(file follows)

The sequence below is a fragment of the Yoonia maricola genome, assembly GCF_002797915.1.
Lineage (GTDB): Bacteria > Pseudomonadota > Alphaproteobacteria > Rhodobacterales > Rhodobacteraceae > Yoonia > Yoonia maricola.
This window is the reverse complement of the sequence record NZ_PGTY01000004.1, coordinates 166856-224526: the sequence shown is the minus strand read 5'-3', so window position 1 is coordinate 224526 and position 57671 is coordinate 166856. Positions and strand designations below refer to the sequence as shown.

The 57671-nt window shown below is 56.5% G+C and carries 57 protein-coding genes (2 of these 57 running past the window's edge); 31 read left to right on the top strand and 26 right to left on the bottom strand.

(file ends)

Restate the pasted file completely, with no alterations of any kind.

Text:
The sequence below is a fragment of the Yoonia maricola genome, assembly GCF_002797915.1.
Lineage (GTDB): Bacteria > Pseudomonadota > Alphaproteobacteria > Rhodobacterales > Rhodobacteraceae > Yoonia > Yoonia maricola.
This window is the reverse complement of the sequence record NZ_PGTY01000004.1, coordinates 166856-224526: the sequence shown is the minus strand read 5'-3', so window position 1 is coordinate 224526 and position 57671 is coordinate 166856. Positions and strand designations below refer to the sequence as shown.

The 57671-nt window shown below is 56.5% G+C and carries 57 protein-coding genes (2 of these 57 running past the window's edge); 31 read left to right on the top strand and 26 right to left on the bottom strand.